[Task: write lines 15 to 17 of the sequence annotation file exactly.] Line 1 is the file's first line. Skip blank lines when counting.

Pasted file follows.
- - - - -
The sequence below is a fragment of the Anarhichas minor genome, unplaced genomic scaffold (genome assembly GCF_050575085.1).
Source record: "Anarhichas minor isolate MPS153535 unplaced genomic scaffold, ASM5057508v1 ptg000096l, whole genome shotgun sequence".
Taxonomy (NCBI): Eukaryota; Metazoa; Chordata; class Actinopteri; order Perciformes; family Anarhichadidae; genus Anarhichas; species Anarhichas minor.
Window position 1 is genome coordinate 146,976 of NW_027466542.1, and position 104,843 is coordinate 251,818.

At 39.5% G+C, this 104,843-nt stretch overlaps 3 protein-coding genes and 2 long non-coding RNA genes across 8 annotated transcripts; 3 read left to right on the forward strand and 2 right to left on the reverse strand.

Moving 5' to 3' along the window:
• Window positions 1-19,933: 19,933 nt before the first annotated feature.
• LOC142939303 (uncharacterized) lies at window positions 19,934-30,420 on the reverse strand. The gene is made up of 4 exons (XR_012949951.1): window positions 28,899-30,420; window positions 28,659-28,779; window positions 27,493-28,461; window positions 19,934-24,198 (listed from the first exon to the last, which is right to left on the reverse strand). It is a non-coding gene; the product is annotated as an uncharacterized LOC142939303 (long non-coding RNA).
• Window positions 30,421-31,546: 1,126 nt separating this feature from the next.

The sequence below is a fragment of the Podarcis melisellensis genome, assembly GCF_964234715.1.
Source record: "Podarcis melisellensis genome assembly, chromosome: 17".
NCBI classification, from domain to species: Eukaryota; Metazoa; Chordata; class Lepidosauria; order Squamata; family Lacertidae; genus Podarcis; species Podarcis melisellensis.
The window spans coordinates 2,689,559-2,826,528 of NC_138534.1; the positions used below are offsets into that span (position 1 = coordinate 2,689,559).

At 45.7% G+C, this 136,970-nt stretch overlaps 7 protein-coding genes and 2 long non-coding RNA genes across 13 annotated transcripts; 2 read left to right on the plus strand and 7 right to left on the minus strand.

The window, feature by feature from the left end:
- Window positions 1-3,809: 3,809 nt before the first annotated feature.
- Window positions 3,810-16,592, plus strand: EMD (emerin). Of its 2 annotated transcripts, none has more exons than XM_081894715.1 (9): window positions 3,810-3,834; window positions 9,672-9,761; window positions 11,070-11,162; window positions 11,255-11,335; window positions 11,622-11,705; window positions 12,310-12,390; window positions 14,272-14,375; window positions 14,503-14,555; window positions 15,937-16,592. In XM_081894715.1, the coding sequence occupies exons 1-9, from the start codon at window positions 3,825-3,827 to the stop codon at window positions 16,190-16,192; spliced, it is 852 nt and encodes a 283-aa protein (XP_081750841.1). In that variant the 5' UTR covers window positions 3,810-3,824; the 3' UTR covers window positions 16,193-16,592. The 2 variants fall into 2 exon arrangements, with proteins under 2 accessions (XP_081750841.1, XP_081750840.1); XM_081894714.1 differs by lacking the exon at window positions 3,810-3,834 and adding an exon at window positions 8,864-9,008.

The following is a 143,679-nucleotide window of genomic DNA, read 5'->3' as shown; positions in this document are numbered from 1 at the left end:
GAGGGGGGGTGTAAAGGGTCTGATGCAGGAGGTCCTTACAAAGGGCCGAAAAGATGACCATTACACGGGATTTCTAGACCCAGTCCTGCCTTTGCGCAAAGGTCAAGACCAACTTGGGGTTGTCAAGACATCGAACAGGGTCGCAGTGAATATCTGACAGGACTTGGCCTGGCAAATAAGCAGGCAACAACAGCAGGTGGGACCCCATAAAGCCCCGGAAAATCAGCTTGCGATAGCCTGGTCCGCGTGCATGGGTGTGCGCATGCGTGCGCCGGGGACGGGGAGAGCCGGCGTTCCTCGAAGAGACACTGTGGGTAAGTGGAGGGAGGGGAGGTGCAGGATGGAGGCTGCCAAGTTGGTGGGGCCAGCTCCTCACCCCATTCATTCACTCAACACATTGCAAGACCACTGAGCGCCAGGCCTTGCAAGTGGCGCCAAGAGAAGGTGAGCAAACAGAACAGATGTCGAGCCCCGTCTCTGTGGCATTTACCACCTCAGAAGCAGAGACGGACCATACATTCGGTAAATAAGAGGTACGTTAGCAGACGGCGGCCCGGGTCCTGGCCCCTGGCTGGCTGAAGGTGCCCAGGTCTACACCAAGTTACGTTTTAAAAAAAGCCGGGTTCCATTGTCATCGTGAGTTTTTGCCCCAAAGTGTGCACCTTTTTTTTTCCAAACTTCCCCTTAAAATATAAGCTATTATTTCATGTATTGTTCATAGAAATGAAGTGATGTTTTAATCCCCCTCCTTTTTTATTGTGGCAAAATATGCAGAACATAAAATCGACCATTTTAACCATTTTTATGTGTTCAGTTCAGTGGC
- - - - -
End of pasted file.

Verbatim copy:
The window, feature by feature from the left end:
- Window positions 1-3,809: 3,809 nt before the first annotated feature.
- Window positions 3,810-16,592, plus strand: EMD (emerin). Of its 2 annotated transcripts, none has more exons than XM_081894715.1 (9): window positions 3,810-3,834; window positions 9,672-9,761; window positions 11,070-11,162; window positions 11,255-11,335; window positions 11,622-11,705; window positions 12,310-12,390; window positions 14,272-14,375; window positions 14,503-14,555; window positions 15,937-16,592. In XM_081894715.1, the coding sequence occupies exons 1-9, from the start codon at window positions 3,825-3,827 to the stop codon at window positions 16,190-16,192; spliced, it is 852 nt and encodes a 283-aa protein (XP_081750841.1). In that variant the 5' UTR covers window positions 3,810-3,824; the 3' UTR covers window positions 16,193-16,592. The 2 variants fall into 2 exon arrangements, with proteins under 2 accessions (XP_081750841.1, XP_081750840.1); XM_081894714.1 differs by lacking the exon at window positions 3,810-3,834 and adding an exon at window positions 8,864-9,008.